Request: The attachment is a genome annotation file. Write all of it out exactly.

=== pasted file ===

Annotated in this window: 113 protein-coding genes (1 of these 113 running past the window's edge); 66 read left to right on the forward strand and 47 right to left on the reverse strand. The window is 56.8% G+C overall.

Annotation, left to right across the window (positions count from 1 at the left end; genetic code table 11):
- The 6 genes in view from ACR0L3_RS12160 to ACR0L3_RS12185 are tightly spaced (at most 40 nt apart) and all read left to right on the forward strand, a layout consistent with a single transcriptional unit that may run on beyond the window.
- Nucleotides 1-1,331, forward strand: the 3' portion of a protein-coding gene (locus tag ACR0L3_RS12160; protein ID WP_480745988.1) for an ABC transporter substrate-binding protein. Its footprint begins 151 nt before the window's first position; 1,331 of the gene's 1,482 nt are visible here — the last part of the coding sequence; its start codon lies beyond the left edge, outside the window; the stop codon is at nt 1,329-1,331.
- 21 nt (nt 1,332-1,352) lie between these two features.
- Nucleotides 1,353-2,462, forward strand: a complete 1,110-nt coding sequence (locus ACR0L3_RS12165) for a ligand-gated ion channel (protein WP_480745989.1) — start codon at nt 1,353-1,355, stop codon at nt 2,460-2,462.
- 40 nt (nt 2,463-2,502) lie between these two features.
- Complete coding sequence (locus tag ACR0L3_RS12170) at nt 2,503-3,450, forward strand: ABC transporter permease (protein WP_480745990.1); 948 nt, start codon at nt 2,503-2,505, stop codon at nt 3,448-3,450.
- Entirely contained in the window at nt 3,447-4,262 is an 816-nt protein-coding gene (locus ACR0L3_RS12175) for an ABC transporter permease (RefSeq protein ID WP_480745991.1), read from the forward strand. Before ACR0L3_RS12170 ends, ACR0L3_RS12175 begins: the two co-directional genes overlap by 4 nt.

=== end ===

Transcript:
Annotated in this window: 113 protein-coding genes (1 of these 113 running past the window's edge); 66 read left to right on the forward strand and 47 right to left on the reverse strand. The window is 56.8% G+C overall.

Annotation, left to right across the window (positions count from 1 at the left end; genetic code table 11):
- The 6 genes in view from ACR0L3_RS12160 to ACR0L3_RS12185 are tightly spaced (at most 40 nt apart) and all read left to right on the forward strand, a layout consistent with a single transcriptional unit that may run on beyond the window.
- Nucleotides 1-1,331, forward strand: the 3' portion of a protein-coding gene (locus tag ACR0L3_RS12160; protein ID WP_480745988.1) for an ABC transporter substrate-binding protein. Its footprint begins 151 nt before the window's first position; 1,331 of the gene's 1,482 nt are visible here — the last part of the coding sequence; its start codon lies beyond the left edge, outside the window; the stop codon is at nt 1,329-1,331.
- 21 nt (nt 1,332-1,352) lie between these two features.
- Nucleotides 1,353-2,462, forward strand: a complete 1,110-nt coding sequence (locus ACR0L3_RS12165) for a ligand-gated ion channel (protein WP_480745989.1) — start codon at nt 1,353-1,355, stop codon at nt 2,460-2,462.
- 40 nt (nt 2,463-2,502) lie between these two features.
- Complete coding sequence (locus tag ACR0L3_RS12170) at nt 2,503-3,450, forward strand: ABC transporter permease (protein WP_480745990.1); 948 nt, start codon at nt 2,503-2,505, stop codon at nt 3,448-3,450.
- Entirely contained in the window at nt 3,447-4,262 is an 816-nt protein-coding gene (locus ACR0L3_RS12175) for an ABC transporter permease (RefSeq protein ID WP_480745991.1), read from the forward strand. Before ACR0L3_RS12170 ends, ACR0L3_RS12175 begins: the two co-directional genes overlap by 4 nt.